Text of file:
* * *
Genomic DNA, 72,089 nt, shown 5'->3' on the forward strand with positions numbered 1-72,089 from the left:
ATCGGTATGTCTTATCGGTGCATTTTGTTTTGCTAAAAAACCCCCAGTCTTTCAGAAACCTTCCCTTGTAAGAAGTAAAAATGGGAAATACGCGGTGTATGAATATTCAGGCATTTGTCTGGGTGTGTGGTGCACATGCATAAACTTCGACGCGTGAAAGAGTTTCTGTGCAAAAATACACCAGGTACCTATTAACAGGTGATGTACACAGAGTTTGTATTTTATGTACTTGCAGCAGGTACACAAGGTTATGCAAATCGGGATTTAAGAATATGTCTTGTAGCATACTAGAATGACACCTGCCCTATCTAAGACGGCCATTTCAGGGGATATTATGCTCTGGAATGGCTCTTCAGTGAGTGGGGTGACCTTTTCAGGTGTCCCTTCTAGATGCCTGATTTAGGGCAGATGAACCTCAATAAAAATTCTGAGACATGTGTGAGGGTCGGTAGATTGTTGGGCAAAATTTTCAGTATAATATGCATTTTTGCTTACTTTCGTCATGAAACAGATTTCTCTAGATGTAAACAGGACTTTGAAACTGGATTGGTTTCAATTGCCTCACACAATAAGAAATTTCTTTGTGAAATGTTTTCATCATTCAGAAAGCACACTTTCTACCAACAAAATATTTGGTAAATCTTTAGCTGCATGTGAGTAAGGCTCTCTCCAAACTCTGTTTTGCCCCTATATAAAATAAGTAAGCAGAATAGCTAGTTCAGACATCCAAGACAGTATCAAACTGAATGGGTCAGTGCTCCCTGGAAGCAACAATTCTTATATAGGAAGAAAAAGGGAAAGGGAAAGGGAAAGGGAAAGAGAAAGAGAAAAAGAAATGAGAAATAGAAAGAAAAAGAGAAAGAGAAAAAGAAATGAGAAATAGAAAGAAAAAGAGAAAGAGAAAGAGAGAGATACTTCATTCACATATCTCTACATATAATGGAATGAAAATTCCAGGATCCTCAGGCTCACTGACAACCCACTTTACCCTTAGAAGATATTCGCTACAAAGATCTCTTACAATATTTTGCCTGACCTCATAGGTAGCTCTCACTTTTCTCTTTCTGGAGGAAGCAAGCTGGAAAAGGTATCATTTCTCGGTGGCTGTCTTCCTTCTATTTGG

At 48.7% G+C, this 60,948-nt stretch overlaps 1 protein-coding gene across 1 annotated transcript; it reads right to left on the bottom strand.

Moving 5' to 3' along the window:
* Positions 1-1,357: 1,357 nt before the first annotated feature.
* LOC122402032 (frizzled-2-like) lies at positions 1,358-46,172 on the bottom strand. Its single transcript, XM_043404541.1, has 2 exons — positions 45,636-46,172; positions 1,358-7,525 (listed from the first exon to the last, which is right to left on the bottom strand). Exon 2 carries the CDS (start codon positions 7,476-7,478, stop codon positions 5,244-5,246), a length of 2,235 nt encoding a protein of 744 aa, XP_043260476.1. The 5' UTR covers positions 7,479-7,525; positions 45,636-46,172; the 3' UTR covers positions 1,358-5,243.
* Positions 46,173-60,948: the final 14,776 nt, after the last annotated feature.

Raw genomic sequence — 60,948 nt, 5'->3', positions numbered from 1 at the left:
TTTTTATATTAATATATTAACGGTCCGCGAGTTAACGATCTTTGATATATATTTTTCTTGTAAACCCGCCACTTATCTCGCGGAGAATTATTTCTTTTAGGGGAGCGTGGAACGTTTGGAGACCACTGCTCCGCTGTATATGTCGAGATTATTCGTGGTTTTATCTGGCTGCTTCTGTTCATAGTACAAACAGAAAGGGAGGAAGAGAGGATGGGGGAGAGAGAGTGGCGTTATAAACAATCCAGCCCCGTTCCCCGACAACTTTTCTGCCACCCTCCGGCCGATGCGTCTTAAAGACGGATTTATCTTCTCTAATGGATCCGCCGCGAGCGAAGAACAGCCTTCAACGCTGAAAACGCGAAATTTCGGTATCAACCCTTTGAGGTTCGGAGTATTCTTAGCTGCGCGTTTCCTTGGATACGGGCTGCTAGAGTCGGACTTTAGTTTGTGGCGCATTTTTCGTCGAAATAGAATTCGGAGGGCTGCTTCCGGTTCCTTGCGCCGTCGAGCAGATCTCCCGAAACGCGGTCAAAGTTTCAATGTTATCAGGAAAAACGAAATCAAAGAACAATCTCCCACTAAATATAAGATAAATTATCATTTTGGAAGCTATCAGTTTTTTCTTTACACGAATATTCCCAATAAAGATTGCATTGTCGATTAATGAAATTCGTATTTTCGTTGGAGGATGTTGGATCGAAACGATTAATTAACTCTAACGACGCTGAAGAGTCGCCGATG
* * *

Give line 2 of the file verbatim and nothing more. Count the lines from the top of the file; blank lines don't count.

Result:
ATCGGTATGTCTTATCGGTGCATTTTGTTTTGCTAAAAAACCCCCAGTCTTTCAGAAACCTTCCCTTGTAAGAAGTAAAAATGGGAAATACGCGGTGTATGAATATTCAGGCATTTGTCTGGGTGTGTGGTGCACATGCATAAACTTCGACGCGTGAAAGAGTTTCTGTGCAAAAATACACCAGGTACCTATTAACAGGTGATGTACACAGAGTTTGTATTTTATGTACTTGCAGCAGGTACACAAGGTTATGCAAATCGGGATTTAAGAATATGTCTTGTAGCATACTAGAATGACACCTGCCCTATCTAAGACGGCCATTTCAGGGGATATTATGCTCTGGAATGGCTCTTCAGTGAGTGGGGTGACCTTTTCAGGTGTCCCTTCTAGATGCCTGATTTAGGGCAGATGAACCTCAATAAAAATTCTGAGACATGTGTGAGGGTCGGTAGATTGTTGGGCAAAATTTTCAGTATAATATGCATTTTTGCTTACTTTCGTCATGAAACAGATTTCTCTAGATGTAAACAGGACTTTGAAACTGGATTGGTTTCAATTGCCTCACACAATAAGAAATTTCTTTGTGAAATGTTTTCATCATTCAGAAAGCACACTTTCTACCAACAAAATATTTGGTAAATCTTTAGCTGCATGTGAGTAAGGCTCTCTCCAAACTCTGTTTTGCCCCTATATAAAATAAGTAAGCAGAATAGCTAGTTCAGACATCCAAGACAGTATCAAACTGAATGGGTCAGTGCTCCCTGGAAGCAACAATTCTTATATAGGAAGAAAAAGGGAAAGGGAAAGGGAAAGGGAAAGAGAAAGAGAAAAAGAAATGAGAAATAGAAAGAAAAAGAGAAAGAGAAAAAGAAATGAGAAATAGAAAGAAAAAGAGAAAGAGAAAGAGAGAGATACTTCATTCACATATCTCTACATATAATGGAATGAAAATTCCAGGATCCTCAGGCTCACTGACAACCCACTTTACCCTTAGAAGATATTCGCTACAAAGATCTCTTACAATATTTTGCCTGACCTCATAGGTAGCTCTCACTTTTCTCTTTCTGGAGGAAGCAAGCTGGAAAAGGTATCATTTCTCGGTGGCTGTCTTCCTTCTATTTGG